Poverty Row April: The Ghost Walks (1934)

Introduction

This is a post that is a repurposing of an old Poverty Row April post. As stated here I am essentially done with running multi-film review posts. Each film deserves its own review. Therefore I will repost, and at times add to, old reviews periodically depending on the theme. Enjoy!

The Ghost Walks (1934)

Well, one more and you can call it a streak. As I watched this in the wee hours, it made me wish I watched a few more during the day, like I did early on when my luck wasn’t nearly as good.

Perhaps the first thing that struck me as a side note is that this is the first of the selections I chose that struck me as being very Pre-Code, though its December 1st, 1934 release date made it after promised Code re-enforcement. Most of that impression has to do with the theatrical producer and his the male secretary, the secretary both in affectation and through dialogue directed at him, is being portrayed as gay – perhaps the biggest code taboo. This all leads me to my second point, which is had the acting not been of such quality, the lines not as well-timed or funny, this film would’ve been ridiculous. Instead it’s one of the funnier films I’ve seen in a while. Granted the horror/thriller portions are intended too and the first act pantomimes a straight horror film excellently, but the comedy is very much by design and laugh out loud funny.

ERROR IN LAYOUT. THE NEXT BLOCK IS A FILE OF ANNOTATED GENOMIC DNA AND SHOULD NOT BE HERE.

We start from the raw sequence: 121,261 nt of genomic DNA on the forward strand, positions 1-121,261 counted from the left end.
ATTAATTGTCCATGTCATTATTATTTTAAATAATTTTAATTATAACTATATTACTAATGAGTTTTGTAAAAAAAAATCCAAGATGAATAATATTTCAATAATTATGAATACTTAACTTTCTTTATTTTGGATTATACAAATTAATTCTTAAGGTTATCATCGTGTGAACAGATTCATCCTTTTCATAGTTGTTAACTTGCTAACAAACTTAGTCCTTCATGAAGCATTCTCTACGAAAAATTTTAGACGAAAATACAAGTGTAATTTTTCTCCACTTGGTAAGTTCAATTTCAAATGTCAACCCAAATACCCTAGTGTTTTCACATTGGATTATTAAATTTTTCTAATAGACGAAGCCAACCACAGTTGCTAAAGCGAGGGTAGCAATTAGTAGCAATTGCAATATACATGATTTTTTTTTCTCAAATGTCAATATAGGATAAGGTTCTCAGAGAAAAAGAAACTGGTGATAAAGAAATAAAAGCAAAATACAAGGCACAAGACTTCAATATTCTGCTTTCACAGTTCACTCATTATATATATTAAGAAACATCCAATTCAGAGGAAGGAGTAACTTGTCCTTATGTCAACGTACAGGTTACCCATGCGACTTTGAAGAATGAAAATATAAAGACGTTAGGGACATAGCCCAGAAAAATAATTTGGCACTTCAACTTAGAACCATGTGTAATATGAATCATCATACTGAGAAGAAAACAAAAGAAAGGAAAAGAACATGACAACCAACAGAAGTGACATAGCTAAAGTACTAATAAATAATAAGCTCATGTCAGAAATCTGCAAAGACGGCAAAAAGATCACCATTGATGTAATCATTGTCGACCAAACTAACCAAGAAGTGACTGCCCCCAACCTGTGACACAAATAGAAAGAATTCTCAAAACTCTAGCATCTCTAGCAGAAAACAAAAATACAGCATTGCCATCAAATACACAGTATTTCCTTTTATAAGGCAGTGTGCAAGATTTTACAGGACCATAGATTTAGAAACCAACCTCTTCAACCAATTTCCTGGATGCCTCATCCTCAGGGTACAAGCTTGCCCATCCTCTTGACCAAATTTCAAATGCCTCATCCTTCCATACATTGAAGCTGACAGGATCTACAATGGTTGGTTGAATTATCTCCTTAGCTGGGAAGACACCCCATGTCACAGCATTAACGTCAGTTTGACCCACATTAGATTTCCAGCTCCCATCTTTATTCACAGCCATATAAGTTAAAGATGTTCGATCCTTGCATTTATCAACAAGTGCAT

The only patch this film, wherein a staged murder mystery in a creepy house comes true, stumbles is toward the end when the villain monologue plays out it’s not tremendously successful at being either a villainous horror plot or comedic. However, that’s a small bit of this film that runs a little over an hour and is highly entertaining throughout.

9/10

Advertisements